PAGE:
[William Blake] The botanic garden. A poem, in two parts. Part I. Containing the economy of vegetation. Part II. The loves of the plants. With philosophical notes

DARWIN, Erasmus (1731-1802)

Published by printed for J. Johnson, St. Paul's Church-Yard {through 1791], 1789
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4to: xii,214,126,[2]; [4],ix,[1],197,[1]pp, with 20 full-page copper-engraved plates (frontispiece, plus nine plates in first part; frontispiece and nine further plates in second), collated and complete. The two parts published separately, then bopund in this single volume with a general (joint) title page, dated 1791, and separate title pages for each of the two parts. Part I is a Second Edition (reissue of the original edition of the same year, the volume title page reset with 'second edition,' intended to accompany the first, second or third-as here-edition of Part II, published in 1789, 1790 and 1791, respectively; the fourth edition of 1799 was the first to unite both parts in a single published volume). Contemporary sprinkled calf, covers framed with elaborate floral roll, flat spine richly gilt in seven compartments, black morocco lettering piece gilt; all edges sprinkled blue, period marbled end papers. Fine, with plates in deep, rich impressions; scattered spotting to some plate edges, trivial offsetting to pages opposite plates, else a stunningly bright, fresh, clean, wide-margined copy. Henrey 470. Nissen BBI 451. Lowndes 593. Bentley & Nurmi 363B. The author's masterpiece (and chief source of his literary fame), The Botanic Garden is a fascinating amalgam of poetry, science and splendid engravings (including a handful by William Blake). Erasmus was Charles Darwin's grandfather, and he led the way with his own bold ideas (the nearly 300 footnotes and 115 pages of appendices contain copious advanced scientific information). He was also an abolitionist, and there is one small extraordinary engraving of a slave in these pages ("Am I Not a Man and a Brother") designed by Darwin's friend Josiah Wedgewood. But The Botanic Garden is probably most coveted today for Blake's engravings (Lord Byron called the poem a "Pompous rhyme; the scenery is its sole recommendation," though Horace Walpole, William Cowper and others accorded it high praise), the "Fertilization of Egypt," after Henry Fuseli, and four views of the Portland vase (copies of which were then being potted by Wedgwood), as well as, perhaps, the two unsigned plates representing Cypripedium and Erythrina Corallodendron(Bentley & Nurmi). Part II, "The Loves of the Plants," was actually published first (and anonymously in 1789-Darwin feared his reputation as a physician might suffer through identification with poetry). In four cantos, narrated by the goddess of botany, the poem presents dramatized representations of eighty-three plant species, interspersed with dialogues about the nature of poetry. It revises and illustrates Linnaeus's classification scheme for plants, presenting, in Norman's phrase, a "single-minded catalogue of vegetable sex-life" (stamens are represented as men and pistils as women: lovers, brides, husbands, courtships, and pregnancies abound). Part I, "The Economy of Vegetation," also in four cantos (one on each of the classical elements-fire, earth, water, and air), was first published in The Botanic Garden, which reprints The Love of Plants, thus completing the two-part project Darwin had conceived while cultivating his garden outside Litchfield and translating Linnaeus. "The Economy of Vegetation" presents a sweeping panorama of nature and industry, "celebrating the achievements of both natural philosophers and industrialists, including Wedgwood, William Herschel, Henry Cavendish, Benjamin Franklin, Joseph Priestley, James Watt, Matthew Boulton, James Brindley, Thomas Savery, and John Whitehurst. . . . Vivid representations of industrial processes such as the manufacture of steel and the operations of steam engines and coining machinery are juxtaposed with poetic descriptions of the natural world." (ODNB). Bookseller Inventory #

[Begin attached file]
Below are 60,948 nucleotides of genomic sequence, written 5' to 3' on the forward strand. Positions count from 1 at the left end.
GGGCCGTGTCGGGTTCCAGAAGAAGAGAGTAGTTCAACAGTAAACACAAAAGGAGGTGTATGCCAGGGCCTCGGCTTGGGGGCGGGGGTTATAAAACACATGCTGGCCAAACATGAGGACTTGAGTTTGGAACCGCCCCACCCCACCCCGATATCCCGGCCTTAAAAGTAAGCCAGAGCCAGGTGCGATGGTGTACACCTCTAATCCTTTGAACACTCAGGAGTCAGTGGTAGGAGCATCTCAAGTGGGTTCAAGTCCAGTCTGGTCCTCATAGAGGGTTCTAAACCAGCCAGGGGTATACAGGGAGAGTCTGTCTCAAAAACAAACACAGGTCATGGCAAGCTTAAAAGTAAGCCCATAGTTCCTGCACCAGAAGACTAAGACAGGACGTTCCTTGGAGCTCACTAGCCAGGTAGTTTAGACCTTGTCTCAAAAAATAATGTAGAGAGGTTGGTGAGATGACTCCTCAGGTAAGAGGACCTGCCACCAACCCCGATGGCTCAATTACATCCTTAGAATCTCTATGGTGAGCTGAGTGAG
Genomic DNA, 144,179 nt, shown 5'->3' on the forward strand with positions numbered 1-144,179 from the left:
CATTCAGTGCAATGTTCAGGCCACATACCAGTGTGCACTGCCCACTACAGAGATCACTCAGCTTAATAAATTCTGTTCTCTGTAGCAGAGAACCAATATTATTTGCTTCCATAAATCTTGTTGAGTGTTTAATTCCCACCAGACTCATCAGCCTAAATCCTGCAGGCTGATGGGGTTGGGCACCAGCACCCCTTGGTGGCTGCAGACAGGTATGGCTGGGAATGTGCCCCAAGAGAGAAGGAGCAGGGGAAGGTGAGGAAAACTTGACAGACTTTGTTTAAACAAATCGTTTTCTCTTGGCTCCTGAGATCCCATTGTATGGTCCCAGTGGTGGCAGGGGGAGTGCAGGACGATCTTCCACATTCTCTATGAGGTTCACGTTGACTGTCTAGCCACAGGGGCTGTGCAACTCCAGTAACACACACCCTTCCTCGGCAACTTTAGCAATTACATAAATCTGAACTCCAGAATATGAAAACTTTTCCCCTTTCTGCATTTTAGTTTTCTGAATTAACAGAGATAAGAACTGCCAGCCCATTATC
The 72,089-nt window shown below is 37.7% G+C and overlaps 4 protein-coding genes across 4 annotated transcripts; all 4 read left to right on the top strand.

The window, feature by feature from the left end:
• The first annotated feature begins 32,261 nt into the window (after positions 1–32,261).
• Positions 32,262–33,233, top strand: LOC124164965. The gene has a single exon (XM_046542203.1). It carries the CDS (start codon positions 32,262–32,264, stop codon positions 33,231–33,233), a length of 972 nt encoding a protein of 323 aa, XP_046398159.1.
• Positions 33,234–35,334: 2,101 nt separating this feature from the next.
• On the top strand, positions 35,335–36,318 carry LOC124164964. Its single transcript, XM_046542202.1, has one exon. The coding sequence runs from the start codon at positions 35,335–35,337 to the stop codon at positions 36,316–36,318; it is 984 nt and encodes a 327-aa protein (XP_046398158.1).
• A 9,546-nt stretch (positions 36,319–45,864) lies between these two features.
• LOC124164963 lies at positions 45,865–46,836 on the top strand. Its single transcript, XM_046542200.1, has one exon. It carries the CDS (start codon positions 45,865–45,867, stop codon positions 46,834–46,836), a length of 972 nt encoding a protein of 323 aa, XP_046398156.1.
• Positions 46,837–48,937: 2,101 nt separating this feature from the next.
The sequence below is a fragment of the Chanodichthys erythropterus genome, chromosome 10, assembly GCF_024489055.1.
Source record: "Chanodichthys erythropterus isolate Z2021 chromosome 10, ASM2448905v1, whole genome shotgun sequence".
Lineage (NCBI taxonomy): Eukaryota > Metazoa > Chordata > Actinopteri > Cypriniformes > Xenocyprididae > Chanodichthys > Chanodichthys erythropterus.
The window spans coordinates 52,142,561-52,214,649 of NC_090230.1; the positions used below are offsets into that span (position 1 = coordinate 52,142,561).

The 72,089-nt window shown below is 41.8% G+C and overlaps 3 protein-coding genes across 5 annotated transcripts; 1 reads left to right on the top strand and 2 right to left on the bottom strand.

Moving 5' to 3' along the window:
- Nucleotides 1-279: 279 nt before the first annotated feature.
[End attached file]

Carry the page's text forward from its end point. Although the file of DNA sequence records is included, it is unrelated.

Bibliographic Details

Title: [William Blake] The botanic garden. A poem, ...
Publisher: printed for J. Johnson, St. Paul's Church-Yard {through 1791]
Publication Date: 1789
Binding: Full Calf
Book Condition: Fine

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